Clio wracked her brain. She'd been only four, then. She remembered boarding the plane, but everything before that was hazy, "I don't remember the details that well."
"It was still dark. We only took a couple of bags with us, because mom didn't want anyone to know that we were going. Of course, she didn't realize that, duh, of course dad would be able to find us."
"Are you saying that she kidnapped us? Why didn't dad come right away, then?"
"He did. He just didn't fly on a plane."
Clio snorted. "What, he flew on his broom?"
Calliope's side of the room fell silent again.
Clio's eyes widened, "You're serious?"
"Didn't you ever wonder how he got frostbite on his fingers?"
"He said it was from playing quidditch in subzero weather," Clio said, frowning. To her, it had seemed like her father had always had gray fingertips.
"It was from flying over Greenland without gloves."
"Shit. When did you find this out?"
"Just a few weeks ago. I thought it would be better to tell you in person."
"Fuck. So, why'd they stay together? Just for us? Why are they still together, then?"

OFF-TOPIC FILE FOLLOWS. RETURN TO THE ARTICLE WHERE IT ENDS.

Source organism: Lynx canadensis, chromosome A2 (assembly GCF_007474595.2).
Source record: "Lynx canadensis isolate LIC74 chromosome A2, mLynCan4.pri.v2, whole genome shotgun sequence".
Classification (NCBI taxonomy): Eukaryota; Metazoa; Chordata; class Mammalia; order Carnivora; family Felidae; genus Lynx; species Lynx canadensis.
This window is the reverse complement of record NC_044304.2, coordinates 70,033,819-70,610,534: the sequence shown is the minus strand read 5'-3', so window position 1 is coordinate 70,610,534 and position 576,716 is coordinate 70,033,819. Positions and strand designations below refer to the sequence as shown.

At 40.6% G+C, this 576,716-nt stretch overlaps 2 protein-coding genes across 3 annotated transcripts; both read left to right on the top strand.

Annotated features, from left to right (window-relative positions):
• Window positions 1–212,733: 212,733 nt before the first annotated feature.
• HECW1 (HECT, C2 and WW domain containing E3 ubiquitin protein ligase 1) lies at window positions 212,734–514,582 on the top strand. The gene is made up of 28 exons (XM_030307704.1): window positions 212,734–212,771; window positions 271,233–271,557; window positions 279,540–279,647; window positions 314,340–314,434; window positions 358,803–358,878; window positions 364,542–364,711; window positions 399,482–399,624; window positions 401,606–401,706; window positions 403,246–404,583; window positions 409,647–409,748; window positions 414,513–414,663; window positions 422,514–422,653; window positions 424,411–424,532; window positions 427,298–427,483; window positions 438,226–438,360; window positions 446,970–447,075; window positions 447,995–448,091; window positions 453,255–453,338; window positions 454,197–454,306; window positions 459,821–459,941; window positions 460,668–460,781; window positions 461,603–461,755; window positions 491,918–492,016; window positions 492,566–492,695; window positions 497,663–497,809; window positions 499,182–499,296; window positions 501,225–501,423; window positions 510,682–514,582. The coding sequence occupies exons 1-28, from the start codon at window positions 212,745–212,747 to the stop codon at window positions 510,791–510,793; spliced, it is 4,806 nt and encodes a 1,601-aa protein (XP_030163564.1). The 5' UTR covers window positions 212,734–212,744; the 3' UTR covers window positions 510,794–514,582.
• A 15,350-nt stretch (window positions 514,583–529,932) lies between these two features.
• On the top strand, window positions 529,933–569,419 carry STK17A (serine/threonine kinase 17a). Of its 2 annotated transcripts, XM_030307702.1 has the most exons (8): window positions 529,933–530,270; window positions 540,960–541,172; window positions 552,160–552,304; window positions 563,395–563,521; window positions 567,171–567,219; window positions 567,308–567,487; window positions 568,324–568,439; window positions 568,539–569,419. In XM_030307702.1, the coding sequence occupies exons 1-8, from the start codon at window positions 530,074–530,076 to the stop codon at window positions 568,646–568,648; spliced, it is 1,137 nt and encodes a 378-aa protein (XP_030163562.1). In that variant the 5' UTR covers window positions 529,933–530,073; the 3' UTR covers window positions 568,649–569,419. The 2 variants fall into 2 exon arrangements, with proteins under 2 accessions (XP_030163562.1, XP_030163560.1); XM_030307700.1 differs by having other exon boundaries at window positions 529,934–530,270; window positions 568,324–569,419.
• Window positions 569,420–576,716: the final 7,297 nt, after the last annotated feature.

"They do love each other. They're just … weird. I bet mom saw his frozen fingers and fell in love with him all over again."
"Why'd she leave in the first place?” Clio stared at her sister until she turned away from her window and looked at her in return. “Was she just that freaked out about Grandpa?"
"Well, yeah. You remember how freaked out she was about Uncle Roger, right?" Calliope winced when she said the name, as if forming the sound of it hurt her mouth.
"Yeah." They both fell silent for a few moments. "Speaking of that, I saw a boggart at school, and guess what form it took."
"Really? That's horrible," Calliope's face paled in the moonlight. She looked like she might vomit.
"Remus saw it, and this other asshole I work with, Snape."
"Did they say anything?"
Clio hemmed and hawed. "Remus asked about it, and I just said it was something I saw when I was little, and he hasn't asked about it since. Snape, it's kind of eerie, and I don't know how, but I think he suspects that I had something to do with the fire."
Calliope sighed. "It's okay to talk about it with other people. It will make you feel better to get it out there. It would probably help with the boggart, too."